Deceptions and Doublecross: How the NHL Conquered Hockey

Deceptions and Doublecross: How the NHL Conquered Hockey

Deceptions and Doublecross: How the NHL Conquered Hockey

Deceptions and Doublecross: How the NHL Conquered Hockey

Synopsis

Hockey lovers will be fascinated by the truth about how the National Hockey League was founded and how, through less than savory means, it captured permanent possession of the Stanley Cup.

Deceptions and Doublecrossbegins with the 1917 conspiracy among a Montreal contingent of the National Hockey Association to oust Toronto owner Edward James Livingstone from the league. The result was the transformation of the NHA into the NHL, with Frank Calder as president, leaving Livingstone out in the cold.

Under Calder's iron-fisted direction, the NHL became the only major hockey league in North America, and gained exclusive claim to the Stanley Cup.

Excerpt

Writing ability, first, of course. But you’ve got to be a hero-wor
shipper, someone who gets a kick hob-nobbing with the great.

— Elmer Ferguson, on what it takes
to be a great sportswriter

April 1972. Flowers bloomed. Birds chirped. The frozen rivers, ponds .Ziand lakes where children played hockey day after day were starting to resemble the swimming and fishing holes they would become. The long, cold winter receded into memory, taking with it another National Hockey League regular-season schedule, and the annual tournament to crown a new Stanley Cup champion began anew.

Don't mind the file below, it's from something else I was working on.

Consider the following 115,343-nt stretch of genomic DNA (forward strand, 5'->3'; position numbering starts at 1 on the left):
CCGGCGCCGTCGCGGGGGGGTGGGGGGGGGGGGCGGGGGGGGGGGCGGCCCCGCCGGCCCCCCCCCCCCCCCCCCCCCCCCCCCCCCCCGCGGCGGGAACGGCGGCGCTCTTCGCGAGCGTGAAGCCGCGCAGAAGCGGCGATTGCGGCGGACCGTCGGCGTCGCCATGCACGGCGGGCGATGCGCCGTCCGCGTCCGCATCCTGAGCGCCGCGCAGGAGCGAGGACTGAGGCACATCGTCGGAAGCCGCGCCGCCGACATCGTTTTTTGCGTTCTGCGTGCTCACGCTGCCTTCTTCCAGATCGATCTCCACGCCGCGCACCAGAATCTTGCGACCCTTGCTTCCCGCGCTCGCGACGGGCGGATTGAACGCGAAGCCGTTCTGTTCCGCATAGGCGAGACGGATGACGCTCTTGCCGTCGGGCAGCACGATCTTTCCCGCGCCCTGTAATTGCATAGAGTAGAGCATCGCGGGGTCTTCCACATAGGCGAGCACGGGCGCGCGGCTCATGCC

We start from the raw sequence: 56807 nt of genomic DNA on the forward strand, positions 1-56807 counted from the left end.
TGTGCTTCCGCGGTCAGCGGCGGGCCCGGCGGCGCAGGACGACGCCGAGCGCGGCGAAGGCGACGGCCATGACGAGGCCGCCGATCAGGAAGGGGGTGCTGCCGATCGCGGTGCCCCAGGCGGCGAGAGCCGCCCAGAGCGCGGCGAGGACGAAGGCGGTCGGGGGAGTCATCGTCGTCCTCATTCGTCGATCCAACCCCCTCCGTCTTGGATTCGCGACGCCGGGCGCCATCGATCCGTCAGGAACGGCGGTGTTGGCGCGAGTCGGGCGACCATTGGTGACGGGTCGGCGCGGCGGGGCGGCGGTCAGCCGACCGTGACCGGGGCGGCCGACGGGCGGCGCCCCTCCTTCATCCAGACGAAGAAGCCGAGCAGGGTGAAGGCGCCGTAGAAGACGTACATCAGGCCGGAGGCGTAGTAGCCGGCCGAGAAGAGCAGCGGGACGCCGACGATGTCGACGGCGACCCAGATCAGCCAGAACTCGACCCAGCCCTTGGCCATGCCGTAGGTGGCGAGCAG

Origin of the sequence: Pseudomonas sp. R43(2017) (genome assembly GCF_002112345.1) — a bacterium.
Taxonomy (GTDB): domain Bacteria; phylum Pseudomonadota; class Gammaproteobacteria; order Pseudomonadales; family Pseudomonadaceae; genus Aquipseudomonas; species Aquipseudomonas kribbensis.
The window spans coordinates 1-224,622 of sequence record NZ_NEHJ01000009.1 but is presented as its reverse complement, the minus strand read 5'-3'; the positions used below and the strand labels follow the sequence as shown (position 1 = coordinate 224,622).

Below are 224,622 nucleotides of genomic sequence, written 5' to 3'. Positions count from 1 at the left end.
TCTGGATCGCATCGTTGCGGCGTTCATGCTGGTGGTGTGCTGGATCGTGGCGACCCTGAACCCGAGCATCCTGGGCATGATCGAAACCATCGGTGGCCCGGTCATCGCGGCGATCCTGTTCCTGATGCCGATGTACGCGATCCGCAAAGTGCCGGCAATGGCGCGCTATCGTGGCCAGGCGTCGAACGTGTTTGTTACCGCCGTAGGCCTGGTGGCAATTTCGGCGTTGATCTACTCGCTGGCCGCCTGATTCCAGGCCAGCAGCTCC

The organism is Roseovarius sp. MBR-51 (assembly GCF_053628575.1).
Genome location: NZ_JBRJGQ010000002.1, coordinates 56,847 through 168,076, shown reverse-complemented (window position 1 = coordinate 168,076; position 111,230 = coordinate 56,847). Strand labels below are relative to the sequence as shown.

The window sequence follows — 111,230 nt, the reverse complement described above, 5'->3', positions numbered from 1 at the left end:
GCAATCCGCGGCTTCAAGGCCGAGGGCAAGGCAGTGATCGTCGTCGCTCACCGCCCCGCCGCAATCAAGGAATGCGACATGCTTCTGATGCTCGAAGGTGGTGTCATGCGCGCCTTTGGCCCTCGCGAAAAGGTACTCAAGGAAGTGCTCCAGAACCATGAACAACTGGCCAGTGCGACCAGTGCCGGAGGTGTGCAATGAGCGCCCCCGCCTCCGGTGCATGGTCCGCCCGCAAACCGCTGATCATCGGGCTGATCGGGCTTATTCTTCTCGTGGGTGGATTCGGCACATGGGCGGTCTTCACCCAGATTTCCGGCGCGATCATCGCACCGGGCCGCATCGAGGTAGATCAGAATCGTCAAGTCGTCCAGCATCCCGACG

But this would be no ordinary spring. A couple of months before, a group of men fed up with the National Hockey League and its management felt the time was ripe to create a competitor. Meeting in Anaheim, California — birthplace of Disneyland, but no NHL superstars — this group of men launched the World Hockey Association. Soon they would engage in active pursuit of one of hockey’s greatest drawing cards: the world-renowned Golden Jet, Bobby Hull.

Meanwhile, Bobby Orr’s agent, Alan Eagleson, was among a group negotiating with the Soviet Union to bring the Cold War to the ice. Most of the experts believed the eight-game “Super Summit,” as it was to be called, would be a walk in the park for the brash NHL superstars. Canada would easily sweep all eight from the hated Russians, they said. In fact, Canadians would learn soon enough that other nations had not only picked up their great game of hockey, they had mastered it. The NHL’s best would win by the narrowest of margins, and in the process a . . .

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